I can't quite put my finger on it, but getting into a diesel car after several weeks' absence gave me a huge lift. Maybe I have been brainwashed down the years to enjoy the special hum and powerful pull of a sweet diesel. Sorry Green Party, but I don't care. There remains something exceptional about the genre. Even more so if it happens to be a 2-litre from BMW. I wish I was as fond of everything in this car as that.
I had the 2-series Gran Coupé on test. It's an intriguing presence on the market. Its arrival means the 2-series range is now complete. Just remember, this is a front-wheel-drive BMW (it is set up for all-wheel-drive too). Basically, it follows the pattern set by other BMW four-door coupés (the 4-series, 8-series) as it combines the traditional look and shape of a two-door coupé, but has four frameless doors. They are among key styling elements in a car that contrives to looks sleek (mostly) and sits low.
It is just 1,420mm tall but stretches to 4,526mm in length, is 1,800mm wide and, critically, has a 2,670mm wheelbase.
All that is possible because it shares underpinnings with the underrated 1-series hatchback and X1/X2 SAV model ranges. Yes, SAV not SUV. BMW eschew the sport utility vehicle nomenclature - they call theirs sport activity vehicles. It's one way of setting yourself apart, I suppose.
Anyway, the major beneficiaries of this new model are those sitting in the back. They enjoy better knee-room. That's almost entirely due to the car being front-wheel-drive. Such passengers get 33mm of extra knee room. It doesn't sound that much, but I was pleasantly surprised when I sat in to sample. It's not ideal for 6ft-plus occupants but it's not a deal-breaker. Adding to the sense of space is the 12mm higher seating position, and there is 14mm more headroom. Those little bits all add up.
The boot also benefits; it now expands to 430 litres (that's a 40-litre increase on the two-door coupé, for example) - and you can create more space via dropping rear backrests etc. However, I think there is a price to pay for all that. It is too much for me, but might not be for you.
In stretching the body length to take four doors in proper neo-classic coupé-crescent style, they came up with triangular rear-corner windows to fill the space and let some light in.
I think those windows detract substantially from the overall effect. I'd go further and say they remind me of an old Ford Orion or something. That is me being a bit brutal, but I'm irritated because this could otherwise be such a lovely, lovely car.
That is how I see it and feel that, surely, there was some other way to get around the coupé/length conundrum. Yet, as I often say, you can't see the outside much when you are sitting in and well-settled. I felt the spirits lift.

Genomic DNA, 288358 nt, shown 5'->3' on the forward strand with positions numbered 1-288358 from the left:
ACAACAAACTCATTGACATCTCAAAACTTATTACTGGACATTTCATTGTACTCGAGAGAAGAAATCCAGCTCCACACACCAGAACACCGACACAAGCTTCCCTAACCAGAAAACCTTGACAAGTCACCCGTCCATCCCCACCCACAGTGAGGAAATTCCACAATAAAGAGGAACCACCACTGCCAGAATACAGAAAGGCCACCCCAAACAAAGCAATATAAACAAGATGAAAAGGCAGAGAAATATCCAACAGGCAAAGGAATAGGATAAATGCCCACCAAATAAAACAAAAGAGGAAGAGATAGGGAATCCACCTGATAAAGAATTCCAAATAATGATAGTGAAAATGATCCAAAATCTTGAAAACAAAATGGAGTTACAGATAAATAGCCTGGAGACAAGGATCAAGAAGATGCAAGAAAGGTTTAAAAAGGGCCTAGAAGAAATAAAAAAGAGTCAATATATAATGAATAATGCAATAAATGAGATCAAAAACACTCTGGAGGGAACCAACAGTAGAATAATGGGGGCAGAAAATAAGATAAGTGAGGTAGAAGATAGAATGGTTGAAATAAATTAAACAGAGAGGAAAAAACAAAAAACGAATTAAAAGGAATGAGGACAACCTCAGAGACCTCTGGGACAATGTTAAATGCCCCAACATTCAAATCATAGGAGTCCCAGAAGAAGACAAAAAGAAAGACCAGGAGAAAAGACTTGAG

There was nothing extraordinary to merit such a mood boost except to say that it is easy to overlook how good and easy it felt to drive. I kept saying that all the way to Kilkenny and back.
The driving position was excellent, as was the car's handling on good motorway surfaces. It shone quietly and comfortably on our longer drives.
The Mercedes GLA is a main rival and has a better cabin overall but it would be remiss of me to exclude how well the BMW's interior looked and felt. I think Mercedes and Audi do better, snazzier dashboard-and-display set-ups but the Gran Coupé's cockpit had a look and logic up there with the best.
The seats were excellent; I've long been a fan of the way BMW mix the sporty and sturdy with long-distance support.
But when all is said and done, the engine took the limelight.
The chassis' contribution was, in the final analysis, mediocre while the 2-litre 4cyl 220d diesel with 190hp and 400Nm (pulling power) just swept along. If I needed pick-up I got it instantly via the excellent 8spd automatic transmission; no fuss or noise as it obliged unfailingly. It is no slouch either as it can manage zero to 100kmh in 7.5 seconds. I just wish it was more tautly sprung to give it more handling/ride edge.
Would I buy it? Probably not. Those rear-side windows would annoy me, even though I'd enjoy my drives. And I can get my diesel kicks elsewhere in the BMW range or from the ranks of many a rival. Because of its price, it is a fine introduction for someone aspiring to their first Beemer. But I'll pass.
BMW 2-series Gran Coupé:
4dr coupé range from €35,045, on test: 2-litre 4cyl diesel from €41,712; 190hp. Automatic Steptronic Sport; 4.1,4.5litres/100km (62.8mpg, 67.3mpg), €200 tax, heated sport front seats, Sport package, 17in alloys, auto air con, cruise control, DAB, BMW Online Services, Connected Package Plus, Live Cockpit Plus; spread of driver, safety assists.